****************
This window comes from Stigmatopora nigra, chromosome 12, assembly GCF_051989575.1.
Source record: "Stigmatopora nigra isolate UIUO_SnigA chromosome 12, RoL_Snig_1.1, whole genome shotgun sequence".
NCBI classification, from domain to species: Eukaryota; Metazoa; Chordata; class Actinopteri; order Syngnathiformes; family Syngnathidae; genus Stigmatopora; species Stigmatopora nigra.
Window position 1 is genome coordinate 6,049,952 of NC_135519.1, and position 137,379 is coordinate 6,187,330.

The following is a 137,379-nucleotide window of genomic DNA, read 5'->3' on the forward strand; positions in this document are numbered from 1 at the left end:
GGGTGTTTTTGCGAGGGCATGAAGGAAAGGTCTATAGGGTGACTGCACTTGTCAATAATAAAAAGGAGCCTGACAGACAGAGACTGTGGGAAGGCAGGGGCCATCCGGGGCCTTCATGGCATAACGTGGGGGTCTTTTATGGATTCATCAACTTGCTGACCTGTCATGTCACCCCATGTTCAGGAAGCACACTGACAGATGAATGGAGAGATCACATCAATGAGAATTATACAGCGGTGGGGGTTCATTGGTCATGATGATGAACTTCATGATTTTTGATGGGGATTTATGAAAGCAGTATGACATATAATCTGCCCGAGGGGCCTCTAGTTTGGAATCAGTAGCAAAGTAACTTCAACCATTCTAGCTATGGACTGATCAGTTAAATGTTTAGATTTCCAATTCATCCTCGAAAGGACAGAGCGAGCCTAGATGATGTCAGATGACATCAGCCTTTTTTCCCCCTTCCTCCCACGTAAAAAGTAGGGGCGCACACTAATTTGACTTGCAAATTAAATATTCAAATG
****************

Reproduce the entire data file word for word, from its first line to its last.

This window comes from Stigmatopora nigra, chromosome 12, assembly GCF_051989575.1.
Source record: "Stigmatopora nigra isolate UIUO_SnigA chromosome 12, RoL_Snig_1.1, whole genome shotgun sequence".
NCBI classification, from domain to species: Eukaryota; Metazoa; Chordata; class Actinopteri; order Syngnathiformes; family Syngnathidae; genus Stigmatopora; species Stigmatopora nigra.
Window position 1 is genome coordinate 6,049,952 of NC_135519.1, and position 137,379 is coordinate 6,187,330.

The following is a 137,379-nucleotide window of genomic DNA, read 5'->3' on the forward strand; positions in this document are numbered from 1 at the left end:
GGGTGTTTTTGCGAGGGCATGAAGGAAAGGTCTATAGGGTGACTGCACTTGTCAATAATAAAAAGGAGCCTGACAGACAGAGACTGTGGGAAGGCAGGGGCCATCCGGGGCCTTCATGGCATAACGTGGGGGTCTTTTATGGATTCATCAACTTGCTGACCTGTCATGTCACCCCATGTTCAGGAAGCACACTGACAGATGAATGGAGAGATCACATCAATGAGAATTATACAGCGGTGGGGGTTCATTGGTCATGATGATGAACTTCATGATTTTTGATGGGGATTTATGAAAGCAGTATGACATATAATCTGCCCGAGGGGCCTCTAGTTTGGAATCAGTAGCAAAGTAACTTCAACCATTCTAGCTATGGACTGATCAGTTAAATGTTTAGATTTCCAATTCATCCTCGAAAGGACAGAGCGAGCCTAGATGATGTCAGATGACATCAGCCTTTTTTCCCCCTTCCTCCCACGTAAAAAGTAGGGGCGCACACTAATTTGACTTGCAAATTAAATATTCAAATG